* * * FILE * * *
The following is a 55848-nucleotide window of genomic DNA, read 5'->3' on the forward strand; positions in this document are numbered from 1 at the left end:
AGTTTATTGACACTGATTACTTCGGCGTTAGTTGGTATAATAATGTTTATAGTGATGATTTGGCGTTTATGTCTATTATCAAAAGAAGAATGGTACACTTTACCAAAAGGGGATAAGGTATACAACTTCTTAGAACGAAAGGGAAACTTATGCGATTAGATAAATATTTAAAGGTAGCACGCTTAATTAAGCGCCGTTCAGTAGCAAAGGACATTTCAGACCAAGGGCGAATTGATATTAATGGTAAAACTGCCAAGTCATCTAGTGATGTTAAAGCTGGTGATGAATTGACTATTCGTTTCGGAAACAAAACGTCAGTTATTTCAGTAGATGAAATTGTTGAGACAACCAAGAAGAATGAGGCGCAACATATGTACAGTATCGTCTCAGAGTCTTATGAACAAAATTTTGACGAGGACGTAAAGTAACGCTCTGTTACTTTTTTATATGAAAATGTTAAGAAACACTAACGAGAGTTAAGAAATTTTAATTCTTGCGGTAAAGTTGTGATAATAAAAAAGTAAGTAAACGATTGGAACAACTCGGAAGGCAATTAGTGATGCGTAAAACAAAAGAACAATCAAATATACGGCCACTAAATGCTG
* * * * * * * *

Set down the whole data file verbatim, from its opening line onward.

The following is a 55848-nucleotide window of genomic DNA, read 5'->3' on the forward strand; positions in this document are numbered from 1 at the left end:
AGTTTATTGACACTGATTACTTCGGCGTTAGTTGGTATAATAATGTTTATAGTGATGATTTGGCGTTTATGTCTATTATCAAAAGAAGAATGGTACACTTTACCAAAAGGGGATAAGGTATACAACTTCTTAGAACGAAAGGGAAACTTATGCGATTAGATAAATATTTAAAGGTAGCACGCTTAATTAAGCGCCGTTCAGTAGCAAAGGACATTTCAGACCAAGGGCGAATTGATATTAATGGTAAAACTGCCAAGTCATCTAGTGATGTTAAAGCTGGTGATGAATTGACTATTCGTTTCGGAAACAAAACGTCAGTTATTTCAGTAGATGAAATTGTTGAGACAACCAAGAAGAATGAGGCGCAACATATGTACAGTATCGTCTCAGAGTCTTATGAACAAAATTTTGACGAGGACGTAAAGTAACGCTCTGTTACTTTTTTATATGAAAATGTTAAGAAACACTAACGAGAGTTAAGAAATTTTAATTCTTGCGGTAAAGTTGTGATAATAAAAAAGTAAGTAAACGATTGGAACAACTCGGAAGGCAATTAGTGATGCGTAAAACAAAAGAACAATCAAATATACGGCCACTAAATGCTG